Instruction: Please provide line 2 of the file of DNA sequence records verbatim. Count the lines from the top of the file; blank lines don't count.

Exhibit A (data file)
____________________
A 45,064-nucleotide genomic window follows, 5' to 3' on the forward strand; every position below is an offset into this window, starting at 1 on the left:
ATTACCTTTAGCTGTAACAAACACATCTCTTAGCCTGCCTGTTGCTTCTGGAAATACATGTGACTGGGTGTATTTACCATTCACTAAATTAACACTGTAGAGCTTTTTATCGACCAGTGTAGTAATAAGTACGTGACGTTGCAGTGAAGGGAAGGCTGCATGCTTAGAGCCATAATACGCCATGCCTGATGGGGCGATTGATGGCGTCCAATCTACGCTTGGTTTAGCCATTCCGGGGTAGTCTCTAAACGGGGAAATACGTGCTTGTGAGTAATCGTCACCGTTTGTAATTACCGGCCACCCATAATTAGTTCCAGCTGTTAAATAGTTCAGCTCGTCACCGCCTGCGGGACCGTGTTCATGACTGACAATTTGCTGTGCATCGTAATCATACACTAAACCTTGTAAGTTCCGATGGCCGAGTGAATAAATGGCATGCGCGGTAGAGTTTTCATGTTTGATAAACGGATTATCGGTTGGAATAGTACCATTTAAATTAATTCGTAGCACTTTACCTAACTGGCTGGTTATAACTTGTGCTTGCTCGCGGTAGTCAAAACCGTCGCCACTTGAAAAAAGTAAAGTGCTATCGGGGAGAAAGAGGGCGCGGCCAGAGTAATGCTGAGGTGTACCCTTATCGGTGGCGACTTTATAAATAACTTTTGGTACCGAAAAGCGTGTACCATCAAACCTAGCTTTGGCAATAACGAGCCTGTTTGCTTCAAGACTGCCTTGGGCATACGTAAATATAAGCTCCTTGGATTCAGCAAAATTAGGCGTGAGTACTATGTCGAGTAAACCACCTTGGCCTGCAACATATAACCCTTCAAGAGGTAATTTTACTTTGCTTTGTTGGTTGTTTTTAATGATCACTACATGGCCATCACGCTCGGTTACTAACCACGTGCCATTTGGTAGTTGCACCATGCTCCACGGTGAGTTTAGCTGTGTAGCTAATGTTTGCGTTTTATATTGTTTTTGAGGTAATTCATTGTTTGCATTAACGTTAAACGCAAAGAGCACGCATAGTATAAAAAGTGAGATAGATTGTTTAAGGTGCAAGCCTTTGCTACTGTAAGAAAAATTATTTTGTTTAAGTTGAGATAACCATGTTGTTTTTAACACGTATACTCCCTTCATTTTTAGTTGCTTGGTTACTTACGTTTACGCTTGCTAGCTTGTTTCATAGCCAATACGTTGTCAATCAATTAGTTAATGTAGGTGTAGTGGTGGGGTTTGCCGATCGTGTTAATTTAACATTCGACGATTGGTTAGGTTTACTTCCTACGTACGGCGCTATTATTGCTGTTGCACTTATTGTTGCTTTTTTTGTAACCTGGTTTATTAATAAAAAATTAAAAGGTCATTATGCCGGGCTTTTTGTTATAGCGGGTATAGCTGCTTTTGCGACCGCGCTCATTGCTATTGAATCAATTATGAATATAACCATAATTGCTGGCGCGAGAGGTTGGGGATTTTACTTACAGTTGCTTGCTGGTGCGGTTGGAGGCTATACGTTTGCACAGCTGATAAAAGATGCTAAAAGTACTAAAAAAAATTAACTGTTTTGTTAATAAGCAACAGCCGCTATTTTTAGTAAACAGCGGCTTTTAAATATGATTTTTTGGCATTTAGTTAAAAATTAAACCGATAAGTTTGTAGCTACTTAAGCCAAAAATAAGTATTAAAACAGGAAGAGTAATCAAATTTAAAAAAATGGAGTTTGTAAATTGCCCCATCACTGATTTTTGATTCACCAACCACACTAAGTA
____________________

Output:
ATTACCTTTAGCTGTAACAAACACATCTCTTAGCCTGCCTGTTGCTTCTGGAAATACATGTGACTGGGTGTATTTACCATTCACTAAATTAACACTGTAGAGCTTTTTATCGACCAGTGTAGTAATAAGTACGTGACGTTGCAGTGAAGGGAAGGCTGCATGCTTAGAGCCATAATACGCCATGCCTGATGGGGCGATTGATGGCGTCCAATCTACGCTTGGTTTAGCCATTCCGGGGTAGTCTCTAAACGGGGAAATACGTGCTTGTGAGTAATCGTCACCGTTTGTAATTACCGGCCACCCATAATTAGTTCCAGCTGTTAAATAGTTCAGCTCGTCACCGCCTGCGGGACCGTGTTCATGACTGACAATTTGCTGTGCATCGTAATCATACACTAAACCTTGTAAGTTCCGATGGCCGAGTGAATAAATGGCATGCGCGGTAGAGTTTTCATGTTTGATAAACGGATTATCGGTTGGAATAGTACCATTTAAATTAATTCGTAGCACTTTACCTAACTGGCTGGTTATAACTTGTGCTTGCTCGCGGTAGTCAAAACCGTCGCCACTTGAAAAAAGTAAAGTGCTATCGGGGAGAAAGAGGGCGCGGCCAGAGTAATGCTGAGGTGTACCCTTATCGGTGGCGACTTTATAAATAACTTTTGGTACCGAAAAGCGTGTACCATCAAACCTAGCTTTGGCAATAACGAGCCTGTTTGCTTCAAGACTGCCTTGGGCATACGTAAATATAAGCTCCTTGGATTCAGCAAAATTAGGCGTGAGTACTATGTCGAGTAAACCACCTTGGCCTGCAACATATAACCCTTCAAGAGGTAATTTTACTTTGCTTTGTTGGTTGTTTTTAATGATCACTACATGGCCATCACGCTCGGTTACTAACCACGTGCCATTTGGTAGTTGCACCATGCTCCACGGTGAGTTTAGCTGTGTAGCTAATGTTTGCGTTTTATATTGTTTTTGAGGTAATTCATTGTTTGCATTAACGTTAAACGCAAAGAGCACGCATAGTATAAAAAGTGAGATAGATTGTTTAAGGTGCAAGCCTTTGCTACTGTAAGAAAAATTATTTTGTTTAAGTTGAGATAACCATGTTGTTTTTAACACGTATACTCCCTTCATTTTTAGTTGCTTGGTTACTTACGTTTACGCTTGCTAGCTTGTTTCATAGCCAATACGTTGTCAATCAATTAGTTAATGTAGGTGTAGTGGTGGGGTTTGCCGATCGTGTTAATTTAACATTCGACGATTGGTTAGGTTTACTTCCTACGTACGGCGCTATTATTGCTGTTGCACTTATTGTTGCTTTTTTTGTAACCTGGTTTATTAATAAAAAATTAAAAGGTCATTATGCCGGGCTTTTTGTTATAGCGGGTATAGCTGCTTTTGCGACCGCGCTCATTGCTATTGAATCAATTATGAATATAACCATAATTGCTGGCGCGAGAGGTTGGGGATTTTACTTACAGTTGCTTGCTGGTGCGGTTGGAGGCTATACGTTTGCACAGCTGATAAAAGATGCTAAAAGTACTAAAAAAAATTAACTGTTTTGTTAATAAGCAACAGCCGCTATTTTTAGTAAACAGCGGCTTTTAAATATGATTTTTTGGCATTTAGTTAAAAATTAAACCGATAAGTTTGTAGCTACTTAAGCCAAAAATAAGTATTAAAACAGGAAGAGTAATCAAATTTAAAAAAATGGAGTTTGTAAATTGCCCCATCACTGATTTTTGATTCACCAACCACACTAAGTA